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PLoS Biol. 2015 Aug 14;13(8):e1002231. doi: 10.1371/journal.pbio.1002231. eCollection 2015 Aug.

Neocortical Rebound Depolarization Enhances Visual Perception.

Author information

1
Laboratory of Chemical Pharmacology, Graduate School of Pharmaceutical Sciences, The University of Tokyo, Bunkyo-ku, Tokyo, Japan.
2
Center for Information and Neural Networks, National Institute of Information and Communications Technology, Suita City, Osaka, Japan; Graduate School of Frontier Biosciences, Osaka University, Suita City, Osaka, Japan.
3
Department of Psychiatry, University of British Columbia, Vancouver, British Columbia, Canada.
4
Laboratory of Chemical Pharmacology, Graduate School of Pharmaceutical Sciences, The University of Tokyo, Bunkyo-ku, Tokyo, Japan; Center for Information and Neural Networks, National Institute of Information and Communications Technology, Suita City, Osaka, Japan.

Abstract

Animals are constantly exposed to the time-varying visual world. Because visual perception is modulated by immediately prior visual experience, visual cortical neurons may register recent visual history into a specific form of offline activity and link it to later visual input. To examine how preceding visual inputs interact with upcoming information at the single neuron level, we designed a simple stimulation protocol in which a brief, orientated flashing stimulus was subsequently coupled to visual stimuli with identical or different features. Using in vivo whole-cell patch-clamp recording and functional two-photon calcium imaging from the primary visual cortex (V1) of awake mice, we discovered that a flash of sinusoidal grating per se induces an early, transient activation as well as a long-delayed reactivation in V1 neurons. This late response, which started hundreds of milliseconds after the flash and persisted for approximately 2 s, was also observed in human V1 electroencephalogram. When another drifting grating stimulus arrived during the late response, the V1 neurons exhibited a sublinear, but apparently increased response, especially to the same grating orientation. In behavioral tests of mice and humans, the flashing stimulation enhanced the detection power of the identically orientated visual stimulation only when the second stimulation was presented during the time window of the late response. Therefore, V1 late responses likely provide a neural basis for admixing temporally separated stimuli and extracting identical features in time-varying visual environments.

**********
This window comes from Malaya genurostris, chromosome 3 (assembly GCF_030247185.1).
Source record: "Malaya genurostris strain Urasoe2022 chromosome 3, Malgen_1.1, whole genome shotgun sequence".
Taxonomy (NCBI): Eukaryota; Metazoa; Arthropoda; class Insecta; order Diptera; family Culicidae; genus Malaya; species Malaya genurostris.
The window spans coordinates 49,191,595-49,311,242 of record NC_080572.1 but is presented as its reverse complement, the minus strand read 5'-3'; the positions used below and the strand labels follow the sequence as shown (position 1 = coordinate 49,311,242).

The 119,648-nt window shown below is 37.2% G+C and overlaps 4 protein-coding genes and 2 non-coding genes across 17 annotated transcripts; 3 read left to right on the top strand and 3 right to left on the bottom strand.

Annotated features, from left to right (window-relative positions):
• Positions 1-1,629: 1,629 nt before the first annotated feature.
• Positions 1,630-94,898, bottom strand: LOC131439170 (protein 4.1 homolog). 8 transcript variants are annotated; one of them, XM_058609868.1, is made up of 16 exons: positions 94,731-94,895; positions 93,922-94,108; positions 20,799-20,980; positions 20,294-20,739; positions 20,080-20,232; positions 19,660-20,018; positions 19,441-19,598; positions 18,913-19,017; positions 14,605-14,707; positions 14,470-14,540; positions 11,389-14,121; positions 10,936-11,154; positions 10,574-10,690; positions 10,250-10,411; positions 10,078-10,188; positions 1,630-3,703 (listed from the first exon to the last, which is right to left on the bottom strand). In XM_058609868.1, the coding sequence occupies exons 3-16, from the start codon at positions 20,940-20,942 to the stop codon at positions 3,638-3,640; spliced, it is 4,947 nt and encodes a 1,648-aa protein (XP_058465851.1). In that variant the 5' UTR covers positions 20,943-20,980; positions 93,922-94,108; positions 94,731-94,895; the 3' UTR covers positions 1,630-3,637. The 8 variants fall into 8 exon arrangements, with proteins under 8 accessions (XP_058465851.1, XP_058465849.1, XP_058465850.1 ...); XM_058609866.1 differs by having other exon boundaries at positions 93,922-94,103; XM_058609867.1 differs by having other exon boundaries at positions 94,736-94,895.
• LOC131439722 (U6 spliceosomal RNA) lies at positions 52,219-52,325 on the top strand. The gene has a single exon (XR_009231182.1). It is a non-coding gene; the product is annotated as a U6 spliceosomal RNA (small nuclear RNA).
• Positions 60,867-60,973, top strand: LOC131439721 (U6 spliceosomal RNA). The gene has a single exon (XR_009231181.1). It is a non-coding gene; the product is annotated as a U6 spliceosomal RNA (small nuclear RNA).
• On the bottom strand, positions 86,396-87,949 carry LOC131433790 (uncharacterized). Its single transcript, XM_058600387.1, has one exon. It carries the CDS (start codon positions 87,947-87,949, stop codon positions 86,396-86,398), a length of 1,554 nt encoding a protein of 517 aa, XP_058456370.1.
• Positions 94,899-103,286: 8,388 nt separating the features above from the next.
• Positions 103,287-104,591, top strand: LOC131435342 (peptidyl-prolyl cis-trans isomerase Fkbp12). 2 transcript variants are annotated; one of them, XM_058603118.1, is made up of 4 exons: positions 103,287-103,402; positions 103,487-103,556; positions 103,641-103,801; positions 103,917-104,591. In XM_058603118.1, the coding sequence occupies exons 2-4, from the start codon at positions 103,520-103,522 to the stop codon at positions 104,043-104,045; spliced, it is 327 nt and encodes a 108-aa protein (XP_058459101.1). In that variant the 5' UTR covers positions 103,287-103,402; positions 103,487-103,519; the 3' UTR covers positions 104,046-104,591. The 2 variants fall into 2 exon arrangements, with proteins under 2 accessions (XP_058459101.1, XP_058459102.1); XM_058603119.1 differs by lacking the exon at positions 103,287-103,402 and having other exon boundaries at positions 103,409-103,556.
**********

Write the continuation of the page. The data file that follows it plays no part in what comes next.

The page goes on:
PMID:
26274866
PMCID:
PMC4537103
DOI:
10.1371/journal.pbio.1002231
[Indexed for MEDLINE]
Free PMC Article

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